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Bed Bugs

Common Questions

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​​​​​​​​​Bed bugs are found all over the world. These reddish-brown insects are oval, flat​, and don’t have wings. They prefer to feed off human blood. They hide during the day, coming out mainly at night. They like to hide near a food source so that they can eat in the early morning hours.

When unfed, the adult bed bug is about 5 mm by 3 mm. Once fed, the bed bug gets longer, wider, and its colour changes to a dull red. The change is so great that you may think that you’re looking at two different insects.

Each female bed bug can lay about 200 eggs at one time. The eggs take 10 days to hatch. In ideal conditions (23 °C and regular feeding) the female bed bug can lay eggs up to 3 times a year (that’s up to 600 eggs a year!). The eggs are sticky, making it easier for them to develop without being disturbed. It takes 2 months for the bed bug to become an adult. They’re very hardy insects—they can live more than a year without food! Bed bugs don’t spread any infectious human diseases.

Why are we hearing more about them?

Bed bug infestations have increased worldwide over the last few years. Some reasons for the increase in bed bug infestations may be:

  • increased world travel
  • changes in pesticide use
  • not knowing what they look like
  • not knowing how to prevent and control infestations
  • more resistant to chemical control measures

Where are bed bugs found?

Bed bugs are found wherever there are people. They like dark, cool hiding places that are close to a food source (e.g., where people sleep). Their favourite places are covers and mattresses (especially along the seams). Later, they spread to crevices (gaps) in the bed frame and box spring. When the infestation is really bad, bed bugs will spread to gaps in places like:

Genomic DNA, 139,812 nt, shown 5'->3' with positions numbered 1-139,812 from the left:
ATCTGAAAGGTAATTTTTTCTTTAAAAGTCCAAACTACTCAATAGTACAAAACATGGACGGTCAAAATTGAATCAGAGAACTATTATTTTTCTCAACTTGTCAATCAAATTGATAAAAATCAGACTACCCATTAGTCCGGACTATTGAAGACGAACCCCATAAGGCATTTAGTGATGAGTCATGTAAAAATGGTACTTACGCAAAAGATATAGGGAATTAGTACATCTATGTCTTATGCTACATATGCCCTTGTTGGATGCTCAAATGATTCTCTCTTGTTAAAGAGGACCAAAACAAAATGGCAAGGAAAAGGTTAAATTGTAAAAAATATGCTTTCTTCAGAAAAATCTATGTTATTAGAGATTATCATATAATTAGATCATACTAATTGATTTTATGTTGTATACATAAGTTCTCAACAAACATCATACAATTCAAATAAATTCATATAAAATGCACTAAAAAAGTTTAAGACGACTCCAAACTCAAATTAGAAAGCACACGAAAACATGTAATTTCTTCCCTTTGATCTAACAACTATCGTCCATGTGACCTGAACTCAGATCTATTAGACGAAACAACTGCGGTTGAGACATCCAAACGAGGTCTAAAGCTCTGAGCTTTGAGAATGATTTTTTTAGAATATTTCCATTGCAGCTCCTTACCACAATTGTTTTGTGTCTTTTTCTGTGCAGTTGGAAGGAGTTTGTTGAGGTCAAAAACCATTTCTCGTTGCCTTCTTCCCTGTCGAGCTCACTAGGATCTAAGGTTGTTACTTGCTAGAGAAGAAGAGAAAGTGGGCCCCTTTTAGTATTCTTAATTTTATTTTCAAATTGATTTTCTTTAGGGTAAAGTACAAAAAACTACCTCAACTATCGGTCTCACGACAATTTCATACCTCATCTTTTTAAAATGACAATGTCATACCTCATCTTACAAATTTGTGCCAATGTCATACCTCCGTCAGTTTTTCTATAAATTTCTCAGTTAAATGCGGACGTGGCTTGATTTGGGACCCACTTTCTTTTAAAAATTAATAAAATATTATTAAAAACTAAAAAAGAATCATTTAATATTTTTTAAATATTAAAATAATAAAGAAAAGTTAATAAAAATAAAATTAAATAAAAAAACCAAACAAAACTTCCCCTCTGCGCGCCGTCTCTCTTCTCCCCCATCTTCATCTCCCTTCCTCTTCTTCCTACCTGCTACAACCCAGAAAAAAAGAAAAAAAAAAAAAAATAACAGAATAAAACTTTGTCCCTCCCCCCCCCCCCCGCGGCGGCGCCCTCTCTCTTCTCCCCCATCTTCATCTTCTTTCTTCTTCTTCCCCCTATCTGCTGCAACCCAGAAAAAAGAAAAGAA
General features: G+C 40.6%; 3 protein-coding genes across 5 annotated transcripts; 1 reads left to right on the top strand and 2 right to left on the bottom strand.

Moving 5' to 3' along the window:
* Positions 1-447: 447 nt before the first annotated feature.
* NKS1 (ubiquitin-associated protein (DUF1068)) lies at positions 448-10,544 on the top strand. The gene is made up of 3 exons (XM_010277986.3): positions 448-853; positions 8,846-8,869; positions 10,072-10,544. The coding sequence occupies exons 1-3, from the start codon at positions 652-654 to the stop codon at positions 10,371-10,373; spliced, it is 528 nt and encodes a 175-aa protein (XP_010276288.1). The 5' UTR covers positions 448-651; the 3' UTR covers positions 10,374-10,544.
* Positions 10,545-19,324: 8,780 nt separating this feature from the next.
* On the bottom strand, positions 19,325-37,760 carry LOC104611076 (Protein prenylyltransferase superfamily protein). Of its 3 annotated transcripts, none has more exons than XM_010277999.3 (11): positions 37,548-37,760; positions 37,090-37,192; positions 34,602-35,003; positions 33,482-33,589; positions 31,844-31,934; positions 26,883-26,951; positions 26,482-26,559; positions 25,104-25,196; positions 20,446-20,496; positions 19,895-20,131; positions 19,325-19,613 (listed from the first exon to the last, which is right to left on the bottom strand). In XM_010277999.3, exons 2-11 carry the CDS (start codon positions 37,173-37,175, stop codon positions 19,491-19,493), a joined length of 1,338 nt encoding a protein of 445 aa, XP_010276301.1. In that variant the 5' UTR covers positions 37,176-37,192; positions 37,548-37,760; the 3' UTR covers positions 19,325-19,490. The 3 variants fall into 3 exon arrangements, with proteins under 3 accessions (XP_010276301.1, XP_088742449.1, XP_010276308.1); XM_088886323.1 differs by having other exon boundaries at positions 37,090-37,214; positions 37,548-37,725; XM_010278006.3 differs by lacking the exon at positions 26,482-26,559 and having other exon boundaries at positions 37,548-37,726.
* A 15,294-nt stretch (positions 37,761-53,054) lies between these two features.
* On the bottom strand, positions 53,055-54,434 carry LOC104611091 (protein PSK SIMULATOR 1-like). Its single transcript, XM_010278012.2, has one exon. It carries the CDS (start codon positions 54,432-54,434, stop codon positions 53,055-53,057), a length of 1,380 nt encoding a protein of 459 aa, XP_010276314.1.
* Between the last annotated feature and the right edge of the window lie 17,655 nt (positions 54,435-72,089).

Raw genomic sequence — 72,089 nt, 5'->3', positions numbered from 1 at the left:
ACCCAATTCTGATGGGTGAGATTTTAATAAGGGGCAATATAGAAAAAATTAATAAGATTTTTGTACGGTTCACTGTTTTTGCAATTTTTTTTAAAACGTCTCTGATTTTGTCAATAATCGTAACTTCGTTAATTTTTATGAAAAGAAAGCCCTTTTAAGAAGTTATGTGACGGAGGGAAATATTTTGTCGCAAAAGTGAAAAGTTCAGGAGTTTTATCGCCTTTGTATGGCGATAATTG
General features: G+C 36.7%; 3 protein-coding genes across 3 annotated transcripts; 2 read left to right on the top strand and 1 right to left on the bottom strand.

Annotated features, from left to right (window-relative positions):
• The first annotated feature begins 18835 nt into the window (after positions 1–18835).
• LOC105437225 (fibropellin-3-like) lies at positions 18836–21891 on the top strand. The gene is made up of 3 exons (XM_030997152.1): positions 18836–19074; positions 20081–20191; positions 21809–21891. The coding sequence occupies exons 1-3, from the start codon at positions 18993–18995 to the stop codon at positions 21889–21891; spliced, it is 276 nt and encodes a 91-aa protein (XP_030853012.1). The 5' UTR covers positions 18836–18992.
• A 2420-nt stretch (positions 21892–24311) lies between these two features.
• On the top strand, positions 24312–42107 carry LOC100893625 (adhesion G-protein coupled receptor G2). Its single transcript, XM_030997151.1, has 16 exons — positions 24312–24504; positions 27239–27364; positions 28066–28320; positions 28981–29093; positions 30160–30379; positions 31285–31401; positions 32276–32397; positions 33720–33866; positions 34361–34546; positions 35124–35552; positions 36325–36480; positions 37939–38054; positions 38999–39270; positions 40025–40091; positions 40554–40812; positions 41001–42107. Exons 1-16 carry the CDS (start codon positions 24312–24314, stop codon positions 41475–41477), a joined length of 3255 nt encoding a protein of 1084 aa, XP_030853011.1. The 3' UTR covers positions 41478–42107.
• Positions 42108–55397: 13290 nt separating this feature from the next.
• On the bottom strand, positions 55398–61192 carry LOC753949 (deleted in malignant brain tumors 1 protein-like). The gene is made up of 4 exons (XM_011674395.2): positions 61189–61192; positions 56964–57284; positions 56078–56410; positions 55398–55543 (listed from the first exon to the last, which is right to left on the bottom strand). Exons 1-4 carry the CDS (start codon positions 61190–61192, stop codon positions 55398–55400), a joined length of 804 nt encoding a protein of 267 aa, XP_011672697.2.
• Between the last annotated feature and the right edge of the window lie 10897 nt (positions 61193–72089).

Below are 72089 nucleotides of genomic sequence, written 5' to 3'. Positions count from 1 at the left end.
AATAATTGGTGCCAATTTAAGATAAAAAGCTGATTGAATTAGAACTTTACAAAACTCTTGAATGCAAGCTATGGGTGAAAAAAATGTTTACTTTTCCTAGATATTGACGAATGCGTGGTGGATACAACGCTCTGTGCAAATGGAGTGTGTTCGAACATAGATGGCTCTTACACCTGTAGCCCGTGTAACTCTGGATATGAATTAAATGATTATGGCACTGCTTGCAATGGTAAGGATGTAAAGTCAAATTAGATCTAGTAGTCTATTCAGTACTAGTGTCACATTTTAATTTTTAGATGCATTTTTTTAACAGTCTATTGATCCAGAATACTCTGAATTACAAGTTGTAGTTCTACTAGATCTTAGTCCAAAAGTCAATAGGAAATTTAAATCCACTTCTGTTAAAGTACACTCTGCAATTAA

• baseboards
  • window and door casings
  • picture frames
  • carpet
  • loose wallpaper
  • cracked plaster
  • the surfaces of stippled ceilings

Bed bugs spread when infested clothing, mattresses, or furniture is moved. They can crawl from one room to another—even from one apartment to another! They can be brought in to your home by infested luggage and clothing. If you’ve been travelling, check your luggage and clothing carefully before you bring them into your home.

How do I know if there’s an infestation?

You’ll know if you have an infestation because you’ll see bloodstains and dark spots on sheets and mattresses, bed clothes, walls, etc. Sometimes you may even notice a sweet, musty, raspberry-like smell.

How do I control an infestation?

You need to find all the places bed bugs hide. Because they usually come out only at night, they can be hard to find.

Non-Chemical Control

Sticky tape or glue paper

You can buy sticky glue paper at most hardware or garden stores. Place the paper around walls, the legs of the bed, or wherever you think they are. You can also use carpet tape, which is sticky on both sides.

Use Heat

It takes a temperature of about 45 °C to kill a bed bug. This means that you can use a steam cleaner in cracks and gaps.

Vacuum

Use a nozzle attachment to vacuum all corners, mattress seams, and gaps in upholstered furniture. Vacuuming will remove both the bed bugs and the eggs. Put any waste and the vacuum cleaner bag in a plastic bag and put it outside.

Stop Them from Climbing

Prevent bed bugs from moving onto furniture by coating the legs of furniture with petroleum jelly (e.g., Vaseline®), or by wrapping the legs with double-sided tape.

General Cleaning

Regularly clean your home, wash all bedding and clothing, and vacuum often. Clothing that has been cleaned can be stored in plastic bags that are tied tightly.

Chemical Control

Sprays and Aerosols

Before using a pyrethrin spray or aerosol, make sure you vacuum the area well. Remove dust and lint from covers, mattresses, floor corners, and furniture. Put any waste and the vacuum cleaner bag in a plastic bag and put it outside.

You can use the pyrethrin aerosols on cracks and crevices, including mattress seams, bed frames, furniture, electrical boxes, baseboards, carpet edges, and loose wallpaper.

Don’t use pyrethrin spray on mattresses or upholstered furniture unless the product label says you can. Sprays are usually used on crevices and cracks in the floor.

To learn more, call your nearest Environmental Health office.


Current as of: March 15, 2018

Author: Environmental Public Health, Alberta Health Services